Have you ever experienced Willamette Falls up close? For the largest waterfall in the Pacific Northwest, that is a surprisingly uncommon occurrence. The Falls are located at Oregon City, right between a major interstate and highway, yet public access is limited by the industrial sites that have surrounded the Falls for over 100 years. But that will be changing soon. The closure of the Blue Heron Paper Company in 2011 signaled the end to a long history of industry at the Falls, and plans are underway to re-envision the old mill site and surrounding land. The Willamette Falls Legacy Project is gathering input from community members on how to redevelop the area with an eye to public access, recreation, economic interests and habitat restoration while also honoring the historical and cultural significance of the site.
» A Long History Of Industry Ends At Willamette Falls, And The Future? Story from Oregon Public Broadcasting
» Blue Heron Paper Mill cleanup uses compost, gardens to keep contaminated water out of the Willamette. Story from OregonLive.com
An Ancient Tradition
For thousands of years Willamette Falls has been an important cultural site for Pacific Northwest native peoples. Today, members of the Warm Springs, Grand Ronde, Yakama, Nez Perce and other tribes continue to gather here to fish for salmon and lamprey eels. Pacific salmon and steelhead have received a lot of restoration dollars since gaining protected status under the Endangered Species Act in the 1990s, but not so for lamprey - an eel-like, ancient species of jawless fish that, like salmon, migrates to the ocean and back. Overall, lamprey numbers in the Columbia Basin have plummeted in the past several decades due to hydropower dams. Though the Willamette has many dams in its upper tributaries, there are none between the Falls and the ocean. That has helped Willamette Falls remain a place where tribal members can exercise their treaty rights to gather and fish for lamprey. Photo at right by Rick Bowmer / AP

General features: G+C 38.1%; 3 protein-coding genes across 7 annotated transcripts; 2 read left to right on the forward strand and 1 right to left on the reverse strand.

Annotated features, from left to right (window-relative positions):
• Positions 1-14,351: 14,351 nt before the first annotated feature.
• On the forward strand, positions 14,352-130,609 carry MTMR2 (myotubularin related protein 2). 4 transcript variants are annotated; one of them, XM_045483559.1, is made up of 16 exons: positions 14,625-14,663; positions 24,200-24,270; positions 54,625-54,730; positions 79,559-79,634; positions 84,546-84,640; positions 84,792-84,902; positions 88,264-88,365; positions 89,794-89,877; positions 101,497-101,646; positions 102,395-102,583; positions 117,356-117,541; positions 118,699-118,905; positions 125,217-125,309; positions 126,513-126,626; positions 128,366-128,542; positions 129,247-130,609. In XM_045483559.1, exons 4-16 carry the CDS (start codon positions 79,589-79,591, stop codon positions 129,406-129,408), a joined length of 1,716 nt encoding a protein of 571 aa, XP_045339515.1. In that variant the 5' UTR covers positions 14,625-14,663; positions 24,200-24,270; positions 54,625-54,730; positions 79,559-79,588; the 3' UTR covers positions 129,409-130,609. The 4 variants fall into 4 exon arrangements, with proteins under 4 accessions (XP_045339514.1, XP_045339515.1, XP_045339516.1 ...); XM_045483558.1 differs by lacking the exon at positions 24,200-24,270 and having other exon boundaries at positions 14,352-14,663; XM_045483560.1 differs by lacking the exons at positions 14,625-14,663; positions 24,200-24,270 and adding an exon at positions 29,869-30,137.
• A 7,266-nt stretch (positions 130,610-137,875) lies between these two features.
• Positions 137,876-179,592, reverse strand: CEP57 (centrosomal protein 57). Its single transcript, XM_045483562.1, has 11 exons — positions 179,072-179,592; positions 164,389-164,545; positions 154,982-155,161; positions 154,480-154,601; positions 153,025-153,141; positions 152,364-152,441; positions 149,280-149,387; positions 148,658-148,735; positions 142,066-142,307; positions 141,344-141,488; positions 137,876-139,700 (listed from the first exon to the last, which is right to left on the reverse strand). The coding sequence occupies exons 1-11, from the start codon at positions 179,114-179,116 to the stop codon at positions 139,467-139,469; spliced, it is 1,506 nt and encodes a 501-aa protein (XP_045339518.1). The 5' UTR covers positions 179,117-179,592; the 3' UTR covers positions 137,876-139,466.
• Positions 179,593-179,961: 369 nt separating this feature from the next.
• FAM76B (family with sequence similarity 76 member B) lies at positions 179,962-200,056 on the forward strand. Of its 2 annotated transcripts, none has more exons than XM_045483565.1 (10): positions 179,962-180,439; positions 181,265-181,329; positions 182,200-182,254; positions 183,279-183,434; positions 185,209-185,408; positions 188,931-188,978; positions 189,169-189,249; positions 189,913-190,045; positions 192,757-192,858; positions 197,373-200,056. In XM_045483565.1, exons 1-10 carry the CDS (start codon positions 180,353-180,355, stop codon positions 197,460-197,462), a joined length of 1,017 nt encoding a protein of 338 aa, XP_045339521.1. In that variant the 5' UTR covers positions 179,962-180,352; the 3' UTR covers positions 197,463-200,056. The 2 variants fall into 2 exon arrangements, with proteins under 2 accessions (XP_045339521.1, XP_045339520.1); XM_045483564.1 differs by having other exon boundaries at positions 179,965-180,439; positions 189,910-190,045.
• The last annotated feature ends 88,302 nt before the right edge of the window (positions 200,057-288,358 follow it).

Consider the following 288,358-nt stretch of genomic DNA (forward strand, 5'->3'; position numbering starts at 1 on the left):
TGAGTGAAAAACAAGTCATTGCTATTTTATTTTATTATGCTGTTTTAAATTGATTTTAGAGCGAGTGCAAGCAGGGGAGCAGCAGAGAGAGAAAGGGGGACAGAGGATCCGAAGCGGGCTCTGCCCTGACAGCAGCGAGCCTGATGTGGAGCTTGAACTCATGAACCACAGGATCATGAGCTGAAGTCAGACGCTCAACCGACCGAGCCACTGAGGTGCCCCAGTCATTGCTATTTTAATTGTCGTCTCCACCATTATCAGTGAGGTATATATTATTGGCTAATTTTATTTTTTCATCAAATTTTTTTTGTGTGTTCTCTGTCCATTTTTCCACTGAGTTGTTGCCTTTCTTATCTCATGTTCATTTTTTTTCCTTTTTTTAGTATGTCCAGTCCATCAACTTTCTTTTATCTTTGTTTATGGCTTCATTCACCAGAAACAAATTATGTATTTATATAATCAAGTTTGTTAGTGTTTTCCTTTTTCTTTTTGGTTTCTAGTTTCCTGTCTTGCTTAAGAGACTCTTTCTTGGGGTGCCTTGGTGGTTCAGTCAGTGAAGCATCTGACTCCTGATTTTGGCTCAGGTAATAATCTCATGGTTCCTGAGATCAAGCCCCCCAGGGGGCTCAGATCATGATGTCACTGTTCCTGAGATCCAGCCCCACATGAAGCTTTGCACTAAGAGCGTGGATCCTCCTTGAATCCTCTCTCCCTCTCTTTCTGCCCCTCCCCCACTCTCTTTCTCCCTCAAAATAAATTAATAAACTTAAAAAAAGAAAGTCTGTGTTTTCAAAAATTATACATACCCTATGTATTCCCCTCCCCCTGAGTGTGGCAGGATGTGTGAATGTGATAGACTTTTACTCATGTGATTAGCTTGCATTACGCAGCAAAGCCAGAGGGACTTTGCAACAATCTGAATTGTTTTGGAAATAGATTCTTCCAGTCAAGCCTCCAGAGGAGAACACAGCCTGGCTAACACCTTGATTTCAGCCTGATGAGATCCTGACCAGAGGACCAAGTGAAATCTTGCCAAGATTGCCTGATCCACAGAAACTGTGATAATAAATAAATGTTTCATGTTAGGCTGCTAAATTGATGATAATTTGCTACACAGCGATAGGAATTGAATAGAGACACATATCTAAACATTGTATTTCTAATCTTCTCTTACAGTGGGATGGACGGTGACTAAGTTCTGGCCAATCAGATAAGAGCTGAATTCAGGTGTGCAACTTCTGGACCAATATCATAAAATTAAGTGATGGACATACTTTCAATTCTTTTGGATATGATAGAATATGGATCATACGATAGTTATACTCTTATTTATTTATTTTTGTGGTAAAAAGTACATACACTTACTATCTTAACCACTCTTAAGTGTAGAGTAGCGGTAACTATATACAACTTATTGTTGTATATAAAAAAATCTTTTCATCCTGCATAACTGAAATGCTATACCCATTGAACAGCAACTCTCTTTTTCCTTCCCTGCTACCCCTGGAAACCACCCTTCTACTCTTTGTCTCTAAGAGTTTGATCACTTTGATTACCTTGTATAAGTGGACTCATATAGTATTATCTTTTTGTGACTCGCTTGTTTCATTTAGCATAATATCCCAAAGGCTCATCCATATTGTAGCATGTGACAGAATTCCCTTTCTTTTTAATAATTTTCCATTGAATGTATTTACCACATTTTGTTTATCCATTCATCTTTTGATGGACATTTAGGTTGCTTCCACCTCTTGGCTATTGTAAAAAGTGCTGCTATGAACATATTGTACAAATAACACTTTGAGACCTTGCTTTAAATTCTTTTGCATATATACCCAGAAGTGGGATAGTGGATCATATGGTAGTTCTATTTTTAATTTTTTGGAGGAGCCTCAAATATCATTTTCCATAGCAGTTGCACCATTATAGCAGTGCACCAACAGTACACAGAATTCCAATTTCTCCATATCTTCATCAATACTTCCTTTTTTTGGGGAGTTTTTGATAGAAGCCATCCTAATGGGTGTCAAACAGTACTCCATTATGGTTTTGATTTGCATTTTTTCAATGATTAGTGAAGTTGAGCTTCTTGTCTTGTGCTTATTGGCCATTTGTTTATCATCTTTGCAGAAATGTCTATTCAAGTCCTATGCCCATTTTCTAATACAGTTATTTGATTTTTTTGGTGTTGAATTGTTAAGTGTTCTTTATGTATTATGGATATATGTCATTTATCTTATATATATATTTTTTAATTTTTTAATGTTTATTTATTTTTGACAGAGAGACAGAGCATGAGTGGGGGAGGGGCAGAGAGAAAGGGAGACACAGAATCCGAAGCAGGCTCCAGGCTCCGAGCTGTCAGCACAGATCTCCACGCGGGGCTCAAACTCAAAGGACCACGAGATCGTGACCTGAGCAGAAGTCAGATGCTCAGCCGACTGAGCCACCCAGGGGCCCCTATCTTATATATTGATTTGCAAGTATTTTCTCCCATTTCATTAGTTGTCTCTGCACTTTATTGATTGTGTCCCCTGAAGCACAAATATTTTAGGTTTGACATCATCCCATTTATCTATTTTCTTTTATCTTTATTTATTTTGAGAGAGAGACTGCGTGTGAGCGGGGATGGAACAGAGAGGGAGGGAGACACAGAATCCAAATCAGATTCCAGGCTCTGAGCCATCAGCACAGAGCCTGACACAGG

» Lamprey: Bringing Back An Ancient Species. Story from The Seattle Times
» Why Pacific Lamprey Matter To Columbia Basin Tribes. Video from the Columbia River Inter-tribal Fish Commission
» The Lost Fish: The Struggle to Save Pacific Lamprey. Trailer of film by Freshwaters Illustrated
Roots of Industry in Oregon
Opened January 1, 1873, the locks at Willamette Falls are the oldest continually operating multi-chambered canal and navigation lock system in the United States. The lock system solved the transportation challenge caused by the 40+ foot Willamette Falls, enabling small vessels to travel the length of the mainstem Willamette River. It also provided an efficient, inexpensive means of moving large amounts of timber from the Cascade and Coast Range forests all the way downstream to the Port of Portland. Images of giant log rafts moving through the locks and down the river are iconic of Oregon's early timber boom that attracted many pioneers to settle in the Willamette Valley.
The locks have been owned by the US Army Corps of Engineers since 1915 but were closed in 2011 for an undetermined amount of time due to repairs needed. The Willamette Falls Heritage Foundation is committed to preserving and interpreting the history of pioneer industry and transportation at the Falls, and a grassroots group, the One Willamette River Coalition, is working to reopen the locks.